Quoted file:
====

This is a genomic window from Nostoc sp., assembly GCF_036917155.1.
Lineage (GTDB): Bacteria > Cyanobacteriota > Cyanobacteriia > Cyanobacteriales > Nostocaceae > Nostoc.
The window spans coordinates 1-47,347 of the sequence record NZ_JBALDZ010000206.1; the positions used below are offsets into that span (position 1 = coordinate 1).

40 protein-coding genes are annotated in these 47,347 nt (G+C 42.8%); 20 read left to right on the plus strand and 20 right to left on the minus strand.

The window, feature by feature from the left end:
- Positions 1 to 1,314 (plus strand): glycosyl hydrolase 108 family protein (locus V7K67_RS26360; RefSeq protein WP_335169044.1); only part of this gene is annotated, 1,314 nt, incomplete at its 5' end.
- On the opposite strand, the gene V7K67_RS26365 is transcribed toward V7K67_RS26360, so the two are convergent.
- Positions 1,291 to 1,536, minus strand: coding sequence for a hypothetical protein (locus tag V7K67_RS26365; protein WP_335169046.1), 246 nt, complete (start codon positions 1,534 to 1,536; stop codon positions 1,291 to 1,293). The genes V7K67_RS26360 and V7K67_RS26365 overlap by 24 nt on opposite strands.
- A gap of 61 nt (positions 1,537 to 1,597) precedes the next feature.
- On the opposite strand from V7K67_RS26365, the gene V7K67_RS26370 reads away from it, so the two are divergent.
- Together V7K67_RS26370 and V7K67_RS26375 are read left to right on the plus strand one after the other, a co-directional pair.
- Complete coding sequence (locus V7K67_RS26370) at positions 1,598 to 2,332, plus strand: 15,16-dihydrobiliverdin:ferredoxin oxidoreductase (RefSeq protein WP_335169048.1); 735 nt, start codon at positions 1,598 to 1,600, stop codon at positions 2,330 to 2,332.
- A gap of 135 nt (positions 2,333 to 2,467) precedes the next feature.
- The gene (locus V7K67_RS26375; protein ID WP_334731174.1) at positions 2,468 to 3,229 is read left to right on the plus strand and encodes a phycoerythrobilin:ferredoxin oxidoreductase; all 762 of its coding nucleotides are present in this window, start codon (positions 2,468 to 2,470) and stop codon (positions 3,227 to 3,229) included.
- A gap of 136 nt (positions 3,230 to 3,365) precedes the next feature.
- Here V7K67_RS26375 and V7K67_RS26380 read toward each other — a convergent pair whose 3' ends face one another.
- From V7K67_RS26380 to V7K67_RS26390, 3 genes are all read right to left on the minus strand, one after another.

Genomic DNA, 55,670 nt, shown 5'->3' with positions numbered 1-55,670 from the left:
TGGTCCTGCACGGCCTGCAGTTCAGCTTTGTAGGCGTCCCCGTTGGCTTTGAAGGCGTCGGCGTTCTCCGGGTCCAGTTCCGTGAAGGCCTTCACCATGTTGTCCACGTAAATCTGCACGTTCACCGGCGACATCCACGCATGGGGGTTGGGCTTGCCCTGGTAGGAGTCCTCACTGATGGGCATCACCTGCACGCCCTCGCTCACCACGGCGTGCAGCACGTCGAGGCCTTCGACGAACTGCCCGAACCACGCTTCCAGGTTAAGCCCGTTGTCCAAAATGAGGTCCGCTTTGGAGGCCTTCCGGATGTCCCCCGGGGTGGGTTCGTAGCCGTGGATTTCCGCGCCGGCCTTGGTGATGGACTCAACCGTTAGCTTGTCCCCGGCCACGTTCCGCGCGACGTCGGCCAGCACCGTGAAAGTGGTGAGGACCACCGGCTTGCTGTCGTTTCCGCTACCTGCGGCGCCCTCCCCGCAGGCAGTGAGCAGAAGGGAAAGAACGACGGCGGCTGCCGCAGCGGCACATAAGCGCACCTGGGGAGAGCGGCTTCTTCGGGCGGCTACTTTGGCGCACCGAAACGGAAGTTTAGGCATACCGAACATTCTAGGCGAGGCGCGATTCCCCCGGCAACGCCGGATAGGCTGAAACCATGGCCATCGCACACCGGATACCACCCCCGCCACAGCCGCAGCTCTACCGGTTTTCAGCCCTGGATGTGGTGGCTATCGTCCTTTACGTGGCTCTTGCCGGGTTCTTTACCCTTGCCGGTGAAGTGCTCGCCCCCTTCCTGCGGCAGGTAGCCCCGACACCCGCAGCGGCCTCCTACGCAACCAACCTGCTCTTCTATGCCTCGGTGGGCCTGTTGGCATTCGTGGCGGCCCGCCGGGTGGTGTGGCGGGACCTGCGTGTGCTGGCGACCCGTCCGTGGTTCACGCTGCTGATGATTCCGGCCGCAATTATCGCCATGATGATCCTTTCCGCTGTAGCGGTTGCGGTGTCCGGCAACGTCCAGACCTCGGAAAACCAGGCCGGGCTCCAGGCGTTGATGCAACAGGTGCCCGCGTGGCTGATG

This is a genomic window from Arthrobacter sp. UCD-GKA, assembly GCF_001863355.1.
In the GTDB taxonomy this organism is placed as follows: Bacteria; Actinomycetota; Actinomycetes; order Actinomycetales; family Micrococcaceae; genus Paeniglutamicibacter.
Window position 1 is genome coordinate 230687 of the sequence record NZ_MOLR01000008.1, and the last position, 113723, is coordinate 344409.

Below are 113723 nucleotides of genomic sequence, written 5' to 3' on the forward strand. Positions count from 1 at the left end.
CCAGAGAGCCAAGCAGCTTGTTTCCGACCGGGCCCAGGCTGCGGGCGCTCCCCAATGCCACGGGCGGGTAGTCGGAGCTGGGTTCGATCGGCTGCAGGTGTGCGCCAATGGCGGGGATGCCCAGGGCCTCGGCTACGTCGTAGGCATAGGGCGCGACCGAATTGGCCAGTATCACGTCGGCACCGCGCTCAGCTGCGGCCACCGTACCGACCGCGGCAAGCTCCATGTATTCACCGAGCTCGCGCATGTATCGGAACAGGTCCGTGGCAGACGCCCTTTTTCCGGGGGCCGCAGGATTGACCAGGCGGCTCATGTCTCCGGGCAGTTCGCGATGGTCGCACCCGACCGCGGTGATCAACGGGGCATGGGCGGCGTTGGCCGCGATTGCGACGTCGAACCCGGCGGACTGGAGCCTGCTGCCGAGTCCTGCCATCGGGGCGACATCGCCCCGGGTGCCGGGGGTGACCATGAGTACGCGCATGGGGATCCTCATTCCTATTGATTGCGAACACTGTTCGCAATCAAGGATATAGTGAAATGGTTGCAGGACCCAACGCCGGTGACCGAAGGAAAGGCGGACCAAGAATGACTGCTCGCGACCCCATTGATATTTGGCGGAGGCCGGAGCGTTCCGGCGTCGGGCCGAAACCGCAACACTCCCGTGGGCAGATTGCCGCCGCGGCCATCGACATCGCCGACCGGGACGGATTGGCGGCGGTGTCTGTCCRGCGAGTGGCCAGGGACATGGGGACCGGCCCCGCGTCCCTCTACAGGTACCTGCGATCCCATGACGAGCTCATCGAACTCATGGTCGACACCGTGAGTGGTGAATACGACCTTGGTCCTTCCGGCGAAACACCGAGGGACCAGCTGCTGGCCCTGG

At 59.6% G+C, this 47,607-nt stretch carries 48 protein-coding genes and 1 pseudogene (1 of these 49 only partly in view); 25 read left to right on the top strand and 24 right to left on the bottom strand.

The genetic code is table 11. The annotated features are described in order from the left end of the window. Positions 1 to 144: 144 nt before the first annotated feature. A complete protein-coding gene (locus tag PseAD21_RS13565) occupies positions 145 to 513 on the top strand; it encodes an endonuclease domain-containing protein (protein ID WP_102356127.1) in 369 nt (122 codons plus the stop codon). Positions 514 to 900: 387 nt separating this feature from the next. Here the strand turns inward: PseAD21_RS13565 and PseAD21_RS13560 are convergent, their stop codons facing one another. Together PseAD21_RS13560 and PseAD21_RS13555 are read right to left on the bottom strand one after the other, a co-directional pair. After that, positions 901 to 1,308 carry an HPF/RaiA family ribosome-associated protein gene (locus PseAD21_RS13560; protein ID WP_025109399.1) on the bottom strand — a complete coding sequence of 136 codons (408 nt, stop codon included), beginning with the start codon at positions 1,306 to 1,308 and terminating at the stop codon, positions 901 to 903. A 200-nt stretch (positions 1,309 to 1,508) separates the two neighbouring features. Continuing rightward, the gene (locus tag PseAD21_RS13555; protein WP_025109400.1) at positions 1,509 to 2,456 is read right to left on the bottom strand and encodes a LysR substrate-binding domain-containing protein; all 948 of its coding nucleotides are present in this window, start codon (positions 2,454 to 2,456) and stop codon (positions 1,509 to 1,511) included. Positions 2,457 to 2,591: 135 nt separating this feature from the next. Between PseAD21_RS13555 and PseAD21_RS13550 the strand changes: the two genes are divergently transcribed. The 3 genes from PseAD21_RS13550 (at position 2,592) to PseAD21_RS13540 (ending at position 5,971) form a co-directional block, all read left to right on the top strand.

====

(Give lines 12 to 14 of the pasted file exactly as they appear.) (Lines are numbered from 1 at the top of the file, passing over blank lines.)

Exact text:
- Complete coding sequence (locus V7K67_RS26370) at positions 1,598 to 2,332, plus strand: 15,16-dihydrobiliverdin:ferredoxin oxidoreductase (RefSeq protein WP_335169048.1); 735 nt, start codon at positions 1,598 to 1,600, stop codon at positions 2,330 to 2,332.
- A gap of 135 nt (positions 2,333 to 2,467) precedes the next feature.
- The gene (locus V7K67_RS26375; protein ID WP_334731174.1) at positions 2,468 to 3,229 is read left to right on the plus strand and encodes a phycoerythrobilin:ferredoxin oxidoreductase; all 762 of its coding nucleotides are present in this window, start codon (positions 2,468 to 2,470) and stop codon (positions 3,227 to 3,229) included.